Drawing on experience with underwater robotics, toolcraft’s solutions stand up to ultra-fine dust particles that damage traditional systems while optimizing performance with control and drive technology from Beckhoff
As robots become ubiquitous, they’re taking on tasks that seemed unlikely, if not impossible, a short time ago. The experts at toolcraft AG, for example, have deployed articulated robot arms for precise machining blocks of solid silicon carbide, gray cast iron and other ultra-hard materials. To ensure it stands up to tough environmental conditions, the engineering team draws on its experience with underwater robotics.
Based in Georgensgmünd, Germany, toolcraft understands exactly what the digital manufacturing industry needs. They also know which processes work, which technologies are worth the investment and which are not. That’s because toolcraft not only manufactures on behalf of customers using its 60 CNC machines, but also designs, plans and builds turnkey production systems for companies in many industries.
Founded in 1989 as a contract manufacturer, the company gradually added greater capabilities in different manufacturing technologies, including injection molding and mold making in 2005 and additive manufacturing in 2011. In 2015, robotics became the newest technology division at toolcraft. “No matter what technology we operate in, we always want to have the expertise needed to offer complete solutions,” says Daniel Distler, division manager for robotics with a focus on sales and human resources.
The range extends from simple devices to complex systems with integration into existing systems at the customer site. “Connecting machines with new technology to existing controllers at the end customer’s site is not always the easiest method, but it works when you use flexible control technology,” says Andreas Bauer, division manager for robotics with a focus on engineering at toolcraft.
One automation platform for every application
The requirements for robust CNC and robotics tech with open, flexible communication led Bauer and Distler to PC-based control from Beckhoff. In complex applications, such as the production cells with 7-axis milling robots for machining components, the comprehensive portfolio of EtherCAT networking, TwinCAT 3 automation software and Industrial PC (IPC) technologies delivered a strong solution.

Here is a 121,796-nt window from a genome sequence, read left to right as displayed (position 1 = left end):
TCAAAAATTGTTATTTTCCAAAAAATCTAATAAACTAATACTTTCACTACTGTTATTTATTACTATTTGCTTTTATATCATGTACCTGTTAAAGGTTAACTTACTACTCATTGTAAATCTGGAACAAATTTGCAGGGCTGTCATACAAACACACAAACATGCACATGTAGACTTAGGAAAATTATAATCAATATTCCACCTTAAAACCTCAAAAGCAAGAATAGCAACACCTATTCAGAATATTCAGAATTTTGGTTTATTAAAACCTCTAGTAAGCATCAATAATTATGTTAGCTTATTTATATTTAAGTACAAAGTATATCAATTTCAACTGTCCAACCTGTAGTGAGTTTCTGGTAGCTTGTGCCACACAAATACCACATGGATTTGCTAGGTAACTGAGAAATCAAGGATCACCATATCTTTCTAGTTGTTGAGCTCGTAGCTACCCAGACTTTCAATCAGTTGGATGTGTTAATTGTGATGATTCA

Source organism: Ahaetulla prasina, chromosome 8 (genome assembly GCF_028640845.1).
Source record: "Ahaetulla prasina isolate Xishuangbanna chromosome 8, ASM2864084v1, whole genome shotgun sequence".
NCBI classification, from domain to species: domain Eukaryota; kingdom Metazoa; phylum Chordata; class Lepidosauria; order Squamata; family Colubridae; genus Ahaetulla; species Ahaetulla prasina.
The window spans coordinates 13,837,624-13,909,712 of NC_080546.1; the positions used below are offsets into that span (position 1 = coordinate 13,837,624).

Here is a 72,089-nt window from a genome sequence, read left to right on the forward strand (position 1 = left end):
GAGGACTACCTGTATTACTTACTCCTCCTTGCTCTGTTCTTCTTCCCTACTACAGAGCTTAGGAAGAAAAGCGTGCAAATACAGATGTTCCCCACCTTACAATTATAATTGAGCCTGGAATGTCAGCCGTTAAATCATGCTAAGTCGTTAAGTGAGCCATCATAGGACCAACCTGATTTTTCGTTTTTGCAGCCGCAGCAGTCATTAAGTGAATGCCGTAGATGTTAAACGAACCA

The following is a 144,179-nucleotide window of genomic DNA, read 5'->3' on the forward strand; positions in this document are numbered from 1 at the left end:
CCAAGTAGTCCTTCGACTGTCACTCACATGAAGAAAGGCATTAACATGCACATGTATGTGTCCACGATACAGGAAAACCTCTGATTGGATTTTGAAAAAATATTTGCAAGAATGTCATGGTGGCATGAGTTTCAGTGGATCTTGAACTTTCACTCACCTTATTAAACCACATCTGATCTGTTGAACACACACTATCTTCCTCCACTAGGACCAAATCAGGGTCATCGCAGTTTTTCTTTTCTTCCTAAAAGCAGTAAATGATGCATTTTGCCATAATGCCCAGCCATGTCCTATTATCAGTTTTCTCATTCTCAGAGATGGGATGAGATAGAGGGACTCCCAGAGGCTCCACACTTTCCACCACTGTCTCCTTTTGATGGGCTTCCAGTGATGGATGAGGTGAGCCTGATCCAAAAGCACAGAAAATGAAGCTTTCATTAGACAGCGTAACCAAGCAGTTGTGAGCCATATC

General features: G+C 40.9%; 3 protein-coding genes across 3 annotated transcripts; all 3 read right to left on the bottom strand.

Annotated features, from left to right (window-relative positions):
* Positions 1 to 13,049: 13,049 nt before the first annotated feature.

“TwinCAT CNC was the first controller with an integrated interface to the Stäubli robot controller (TwinCAT Robotics uniVAL PLC, TF5130). This technology package made a lot of things easier for us when implementing the project,” Bauer says.
Using the machining cell designed by toolcraft, one user now mills base frames for wafer production from large blocks of silicon carbide and gray cast iron. “In this case, toolcraft was already using our TwinCAT CNC,” adds Alexander Klos, Sales at the Beckhoff office in Nuremberg.
Initially, the customer was still machining the blocks with conventional 5-axis CNC machines. But milling the hard material produces ultra-fine dust that would penetrate every joint, linear guide and bearing, causing huge problems in a short time. The CNC machines quickly became worn out and required major repairs.
However, the toolcraft team had experience with projects that required completely dismantling and sealing robots for use underwater. Protected effectively, the robots functioned reliably even when submerged in water up to 20 meters, so why couldn’t they use the same approach with ultra-fine dust?
“We knew that with the TwinCAT CNC we could achieve the required accuracy of 2/10 of a millimeter within a machining area of up to 1 meter squared, as well as seal the Stäubli robots and apply overpressure,” Distler explains.
Next-generation CNC robot
The potential of robots in parts processing is enormous, so toolcraft needed to focus its developments. “We thought long and hard about where we wanted to go with robotic milling and, of course, how to get there,” Distler says.